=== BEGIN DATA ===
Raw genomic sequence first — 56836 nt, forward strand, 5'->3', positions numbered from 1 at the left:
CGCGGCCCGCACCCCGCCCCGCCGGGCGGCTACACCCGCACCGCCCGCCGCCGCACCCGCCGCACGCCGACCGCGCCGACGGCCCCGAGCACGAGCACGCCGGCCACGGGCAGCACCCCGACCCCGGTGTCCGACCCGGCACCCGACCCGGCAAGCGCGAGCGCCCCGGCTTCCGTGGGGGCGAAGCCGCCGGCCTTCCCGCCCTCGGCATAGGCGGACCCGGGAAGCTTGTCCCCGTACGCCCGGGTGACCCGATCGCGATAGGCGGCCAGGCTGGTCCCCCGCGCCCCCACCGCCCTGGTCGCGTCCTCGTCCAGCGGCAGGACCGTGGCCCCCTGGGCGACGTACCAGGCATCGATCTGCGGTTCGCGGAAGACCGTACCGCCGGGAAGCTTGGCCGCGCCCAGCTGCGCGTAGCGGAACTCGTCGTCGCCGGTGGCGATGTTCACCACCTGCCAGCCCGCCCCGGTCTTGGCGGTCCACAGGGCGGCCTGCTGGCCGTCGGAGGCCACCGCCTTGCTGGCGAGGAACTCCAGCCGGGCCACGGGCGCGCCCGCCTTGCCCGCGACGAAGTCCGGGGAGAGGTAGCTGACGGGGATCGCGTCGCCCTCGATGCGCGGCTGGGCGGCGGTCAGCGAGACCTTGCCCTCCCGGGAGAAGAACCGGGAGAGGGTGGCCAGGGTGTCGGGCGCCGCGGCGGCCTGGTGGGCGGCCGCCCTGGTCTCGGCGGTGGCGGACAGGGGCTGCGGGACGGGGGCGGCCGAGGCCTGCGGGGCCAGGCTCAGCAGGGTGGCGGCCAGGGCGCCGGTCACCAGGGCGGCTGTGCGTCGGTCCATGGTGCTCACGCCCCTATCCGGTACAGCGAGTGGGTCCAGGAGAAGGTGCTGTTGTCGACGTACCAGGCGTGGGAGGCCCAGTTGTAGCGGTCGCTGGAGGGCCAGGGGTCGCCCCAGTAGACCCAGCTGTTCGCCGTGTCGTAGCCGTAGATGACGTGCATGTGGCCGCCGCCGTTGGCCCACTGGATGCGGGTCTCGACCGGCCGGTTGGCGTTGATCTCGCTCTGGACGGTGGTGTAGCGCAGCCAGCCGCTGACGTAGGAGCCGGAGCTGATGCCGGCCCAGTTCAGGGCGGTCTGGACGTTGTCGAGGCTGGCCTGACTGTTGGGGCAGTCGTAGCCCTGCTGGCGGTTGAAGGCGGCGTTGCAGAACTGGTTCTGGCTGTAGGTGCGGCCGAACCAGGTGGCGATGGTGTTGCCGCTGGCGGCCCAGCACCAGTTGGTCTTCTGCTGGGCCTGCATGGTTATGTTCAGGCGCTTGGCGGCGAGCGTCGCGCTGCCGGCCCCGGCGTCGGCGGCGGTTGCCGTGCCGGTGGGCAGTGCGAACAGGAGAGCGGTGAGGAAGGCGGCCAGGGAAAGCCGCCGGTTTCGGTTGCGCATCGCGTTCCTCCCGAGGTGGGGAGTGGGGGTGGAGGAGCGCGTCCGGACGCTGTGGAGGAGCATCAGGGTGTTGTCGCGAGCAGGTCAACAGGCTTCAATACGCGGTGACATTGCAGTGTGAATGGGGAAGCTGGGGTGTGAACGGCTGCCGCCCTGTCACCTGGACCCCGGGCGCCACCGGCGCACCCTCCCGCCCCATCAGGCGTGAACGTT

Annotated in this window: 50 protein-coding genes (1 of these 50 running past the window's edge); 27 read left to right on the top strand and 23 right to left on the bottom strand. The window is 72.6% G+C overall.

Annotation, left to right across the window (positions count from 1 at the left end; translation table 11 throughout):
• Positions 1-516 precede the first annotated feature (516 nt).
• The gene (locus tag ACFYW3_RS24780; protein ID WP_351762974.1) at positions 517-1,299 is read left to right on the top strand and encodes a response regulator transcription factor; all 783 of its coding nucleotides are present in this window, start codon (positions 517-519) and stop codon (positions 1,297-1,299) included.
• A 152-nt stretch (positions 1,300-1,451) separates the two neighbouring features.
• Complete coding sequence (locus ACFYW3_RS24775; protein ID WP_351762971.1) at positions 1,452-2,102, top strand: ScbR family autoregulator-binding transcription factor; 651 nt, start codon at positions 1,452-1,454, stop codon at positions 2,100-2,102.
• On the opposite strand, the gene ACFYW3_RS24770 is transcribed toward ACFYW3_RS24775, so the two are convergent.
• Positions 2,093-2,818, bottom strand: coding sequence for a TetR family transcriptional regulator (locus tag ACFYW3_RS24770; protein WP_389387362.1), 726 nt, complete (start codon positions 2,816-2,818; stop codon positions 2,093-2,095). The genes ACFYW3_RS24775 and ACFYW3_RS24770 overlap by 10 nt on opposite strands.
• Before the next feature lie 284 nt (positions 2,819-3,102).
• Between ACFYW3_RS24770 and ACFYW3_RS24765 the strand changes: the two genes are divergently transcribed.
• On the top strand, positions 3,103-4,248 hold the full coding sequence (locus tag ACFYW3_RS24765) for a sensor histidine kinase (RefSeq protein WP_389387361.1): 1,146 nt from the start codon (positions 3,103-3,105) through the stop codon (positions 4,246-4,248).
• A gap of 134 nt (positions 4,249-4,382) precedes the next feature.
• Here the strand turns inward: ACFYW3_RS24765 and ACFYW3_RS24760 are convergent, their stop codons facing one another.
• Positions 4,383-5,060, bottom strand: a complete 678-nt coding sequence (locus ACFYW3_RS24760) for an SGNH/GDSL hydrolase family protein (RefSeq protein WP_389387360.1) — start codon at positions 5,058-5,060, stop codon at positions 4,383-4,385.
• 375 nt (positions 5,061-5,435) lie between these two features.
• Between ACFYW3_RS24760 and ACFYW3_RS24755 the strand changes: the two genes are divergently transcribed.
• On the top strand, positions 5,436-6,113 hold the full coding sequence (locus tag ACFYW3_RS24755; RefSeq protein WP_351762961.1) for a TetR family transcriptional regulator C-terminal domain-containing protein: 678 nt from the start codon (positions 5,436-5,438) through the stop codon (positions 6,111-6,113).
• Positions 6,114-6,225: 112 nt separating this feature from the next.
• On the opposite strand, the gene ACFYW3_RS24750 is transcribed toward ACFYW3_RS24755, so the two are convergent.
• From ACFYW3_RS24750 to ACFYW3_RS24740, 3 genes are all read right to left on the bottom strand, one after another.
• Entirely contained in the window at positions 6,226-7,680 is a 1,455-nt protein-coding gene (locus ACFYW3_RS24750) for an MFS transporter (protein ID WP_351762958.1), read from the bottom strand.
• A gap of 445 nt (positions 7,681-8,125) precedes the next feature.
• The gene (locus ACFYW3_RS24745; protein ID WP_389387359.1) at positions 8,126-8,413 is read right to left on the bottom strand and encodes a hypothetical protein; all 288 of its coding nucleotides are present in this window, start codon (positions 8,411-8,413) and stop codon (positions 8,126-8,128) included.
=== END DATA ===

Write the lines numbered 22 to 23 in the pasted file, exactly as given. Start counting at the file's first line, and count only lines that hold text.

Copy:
• From ACFYW3_RS24750 to ACFYW3_RS24740, 3 genes are all read right to left on the bottom strand, one after another.
• Entirely contained in the window at positions 6,226-7,680 is a 1,455-nt protein-coding gene (locus ACFYW3_RS24750) for an MFS transporter (protein ID WP_351762958.1), read from the bottom strand.